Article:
Test 1 Review Guide

Test date: Wednesday, February 25, 2015
Test location: normal lecture hall (you MUST go to your assigned section)
Test duration: 50 minutes (for 1110 and 1111)
Test format: writing on paper; bring pen/pencil (and nothing else)
Review session: Tuesday, February 24, 6:00-7:00 PM in Wilson 402 (run by the TAs); Also open breakout sessions in Wilson 306, 7:30-10:30 PM

Review Sheet

General Points:

  • There will be a coding question; problem solving will be involved.
  • You should be able to read code and interpret what it is doing.

Not on the test:

  • The encryption chase itself is not on the test.
  • Parts of Java we explored only through Turtle are not on the test (e.g., writing methods is not on the test)
  • You do not have to know what to import to get access to various classes.
  • JOptionPane is not on the test (you should not use JOptionPane in any of your code on the test)

CS in General:

  • Where do we see computers in the world?
  • What is ambiguity? What has that got to do with CS?
  • Why is it important for people to have a basic understanding of computing?

Parts of a Program: be able to identify, write, and know where to place

  • import statements (assuming we tell you what to import)
  • class declarations
  • the main method header
  • { }, ( ), ;, and .

Primitives and Types:

  • Know what the 8 primitive types are
  • Know in detail the 4 main ones (int, double, char, boolean) since you’ll be coding with them
  • Know how casting works (i.e., how to turn a double into an int)
  • Know the operators, including %, +=, ++, how / differs for ints and doubles, and the various comparison and boolean operators (!, &&, and ||)
  • Know how to declare a variable and change what is inside it
  • Know how to use the Math library methods Math.pow, Math.sqrt
  • Know how to use the Integer library method Integer.parseInt and the Double library method Double.parseDouble

Using objects:

  • Know that all types other than the 8 primitives are objects
  • Know to use .equals() on objects, not ==
  • Know how to make a new object of a given type
  • Know how to invoke a method (i.e., . and ())
  • Know the basic String methods (charAt, length, replace, split)
  • Know the basic Scanner methods (the various next____ and hasNext____)
  • Know the basic Random methods (to use new Random() not new Random(n), and what the n means in nextInt(n))
  • Know how to create a File object and use it to make a Scanner

Decision structures:

  • Know how to write if, if-else, and if-elseif-else statements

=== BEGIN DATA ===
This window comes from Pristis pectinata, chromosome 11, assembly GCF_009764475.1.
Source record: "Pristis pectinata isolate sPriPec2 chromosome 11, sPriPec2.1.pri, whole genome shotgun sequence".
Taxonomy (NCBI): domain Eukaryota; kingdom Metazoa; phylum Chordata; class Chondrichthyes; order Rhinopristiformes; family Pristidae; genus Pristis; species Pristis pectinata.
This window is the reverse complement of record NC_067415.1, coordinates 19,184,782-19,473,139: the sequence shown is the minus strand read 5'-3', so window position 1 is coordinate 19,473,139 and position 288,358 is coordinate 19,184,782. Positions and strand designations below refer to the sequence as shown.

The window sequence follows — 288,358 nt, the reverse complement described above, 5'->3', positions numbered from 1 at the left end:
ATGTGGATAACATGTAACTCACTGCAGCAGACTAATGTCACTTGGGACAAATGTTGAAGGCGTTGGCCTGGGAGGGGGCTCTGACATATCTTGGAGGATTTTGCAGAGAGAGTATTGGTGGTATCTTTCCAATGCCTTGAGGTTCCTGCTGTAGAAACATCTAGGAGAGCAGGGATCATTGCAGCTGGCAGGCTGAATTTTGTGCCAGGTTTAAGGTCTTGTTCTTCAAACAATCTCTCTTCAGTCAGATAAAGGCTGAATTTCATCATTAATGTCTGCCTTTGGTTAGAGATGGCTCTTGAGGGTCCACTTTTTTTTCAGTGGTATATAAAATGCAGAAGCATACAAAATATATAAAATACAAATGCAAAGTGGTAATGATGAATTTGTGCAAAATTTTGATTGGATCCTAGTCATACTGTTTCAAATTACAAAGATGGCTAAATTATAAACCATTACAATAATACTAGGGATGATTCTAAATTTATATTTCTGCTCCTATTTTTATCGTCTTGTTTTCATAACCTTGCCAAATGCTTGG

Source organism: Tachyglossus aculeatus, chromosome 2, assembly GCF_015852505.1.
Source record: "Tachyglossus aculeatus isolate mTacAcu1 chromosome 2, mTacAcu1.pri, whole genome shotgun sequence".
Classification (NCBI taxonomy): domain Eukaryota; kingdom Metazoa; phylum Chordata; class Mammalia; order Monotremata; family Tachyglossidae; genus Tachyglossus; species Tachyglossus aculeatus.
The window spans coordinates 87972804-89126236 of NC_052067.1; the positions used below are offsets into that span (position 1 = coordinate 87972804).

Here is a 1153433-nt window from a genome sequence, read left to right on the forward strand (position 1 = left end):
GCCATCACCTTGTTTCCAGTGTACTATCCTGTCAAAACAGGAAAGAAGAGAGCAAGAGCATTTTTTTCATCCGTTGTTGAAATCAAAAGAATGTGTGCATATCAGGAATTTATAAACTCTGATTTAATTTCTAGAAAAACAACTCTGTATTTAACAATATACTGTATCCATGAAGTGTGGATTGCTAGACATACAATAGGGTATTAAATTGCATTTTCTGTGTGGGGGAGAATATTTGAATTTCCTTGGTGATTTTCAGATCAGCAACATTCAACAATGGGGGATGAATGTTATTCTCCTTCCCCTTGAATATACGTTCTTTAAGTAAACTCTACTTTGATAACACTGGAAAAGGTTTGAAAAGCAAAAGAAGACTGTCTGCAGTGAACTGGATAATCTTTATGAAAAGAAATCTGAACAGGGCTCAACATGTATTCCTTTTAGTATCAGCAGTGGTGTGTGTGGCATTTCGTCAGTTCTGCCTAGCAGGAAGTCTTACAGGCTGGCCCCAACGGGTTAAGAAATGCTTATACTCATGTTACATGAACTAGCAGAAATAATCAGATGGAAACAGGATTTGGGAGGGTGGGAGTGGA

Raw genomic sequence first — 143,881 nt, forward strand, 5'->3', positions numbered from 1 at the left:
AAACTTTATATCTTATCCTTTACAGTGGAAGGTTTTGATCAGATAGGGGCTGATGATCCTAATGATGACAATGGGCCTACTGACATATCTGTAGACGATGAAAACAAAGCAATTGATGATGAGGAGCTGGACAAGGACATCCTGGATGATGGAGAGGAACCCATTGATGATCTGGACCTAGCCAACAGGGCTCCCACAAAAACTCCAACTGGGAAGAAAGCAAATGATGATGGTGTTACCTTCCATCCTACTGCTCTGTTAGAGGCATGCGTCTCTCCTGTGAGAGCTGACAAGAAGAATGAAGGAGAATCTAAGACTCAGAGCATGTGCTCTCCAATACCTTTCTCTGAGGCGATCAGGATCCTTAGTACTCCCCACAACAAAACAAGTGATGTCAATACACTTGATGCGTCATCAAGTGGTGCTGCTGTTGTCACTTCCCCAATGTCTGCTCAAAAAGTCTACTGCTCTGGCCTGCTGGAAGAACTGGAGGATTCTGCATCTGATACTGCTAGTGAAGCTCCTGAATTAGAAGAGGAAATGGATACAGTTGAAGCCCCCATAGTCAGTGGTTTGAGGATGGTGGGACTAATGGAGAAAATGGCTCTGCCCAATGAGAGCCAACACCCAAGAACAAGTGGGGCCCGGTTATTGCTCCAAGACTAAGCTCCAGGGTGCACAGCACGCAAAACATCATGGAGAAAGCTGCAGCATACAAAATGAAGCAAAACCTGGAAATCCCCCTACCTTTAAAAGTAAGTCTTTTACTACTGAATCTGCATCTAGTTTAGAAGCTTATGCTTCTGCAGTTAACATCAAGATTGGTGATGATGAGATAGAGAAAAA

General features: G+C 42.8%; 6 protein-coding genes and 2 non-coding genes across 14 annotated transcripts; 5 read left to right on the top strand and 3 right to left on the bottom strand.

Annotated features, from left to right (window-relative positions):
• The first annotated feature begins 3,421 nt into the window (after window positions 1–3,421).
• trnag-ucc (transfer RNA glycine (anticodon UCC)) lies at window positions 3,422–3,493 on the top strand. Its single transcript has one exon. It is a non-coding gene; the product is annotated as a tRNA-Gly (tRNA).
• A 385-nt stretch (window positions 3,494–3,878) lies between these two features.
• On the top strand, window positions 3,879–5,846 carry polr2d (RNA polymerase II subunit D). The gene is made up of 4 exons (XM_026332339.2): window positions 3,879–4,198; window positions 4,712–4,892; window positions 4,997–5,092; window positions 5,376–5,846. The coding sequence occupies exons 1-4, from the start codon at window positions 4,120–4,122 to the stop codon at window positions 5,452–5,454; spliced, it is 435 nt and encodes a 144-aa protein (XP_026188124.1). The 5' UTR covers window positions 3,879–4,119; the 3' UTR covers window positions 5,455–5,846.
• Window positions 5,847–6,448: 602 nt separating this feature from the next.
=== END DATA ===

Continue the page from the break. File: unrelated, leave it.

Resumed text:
• Know how to interpret code that uses if, if-else, and if-elseif-else statements, including ifs inside of other ifs
  • Know how scope works: a variable declared inside a block vanishes when that block closes
  • Know in general what a switch statement is


  • Know how to write while and for loops
  • Know how to read code that uses do-while, while, and for loops
  • Know how to write a loop that repeats something a given number of times and a loop that reads all of the available input from a Scanner

Reading Files:

  • Know how to read a file, line for line, and to split each line so that you can process individual data items
  • Know the difference of how to read a File vs. reading from a URL (with .openStream())

Using arrays:

  • Know that String’s split method returns an array
  • Know how to declare array variables (e.g., String[] name)
  • Know how to access particular elements of an array (e.g., name[3] is the 4th element)

Study Hints

Practice coding on paper

You’ll be writing code on paper. This feels different than writing it in Eclipse. You don’t want to be surprised by how different it feels. Practice writing code by hand.

A few small syntax errors is OK. But if you are really off we will take off points. Try to write correct code

We’ll usually give you the basic wrapper and have you fill in the rest. For example, we might give you this:

import java.util.Scanner;

public class Question2 {
    public static void main(String[] args) {

(we’ll leave space here for you to write)


Try re-solving the POTD and Lab problems on paper without looking at your code or textbook.

You can find more sample problems in Programming Challenges in the textbook; try, for example, chapter 3’s problems 8, 12, 15, and 16; and chapter 4’s problems 2, 7, 8, 9, and 16.

Also remember that speed matters. 50 minutes is not a long time.

Practice reading code

We will show you code and ask you what it does. You won’t be able to have Java run it. Practice thinking through code without running it.

Review the Lectures

Not everything in the book is equally important. Review the lecture notes to see what we emphasized. If you are confused by some point, check the audio. You might want to listen to the audio of the other instructor (the one you didn’t hear in class) so that you can get a different perspective on the material.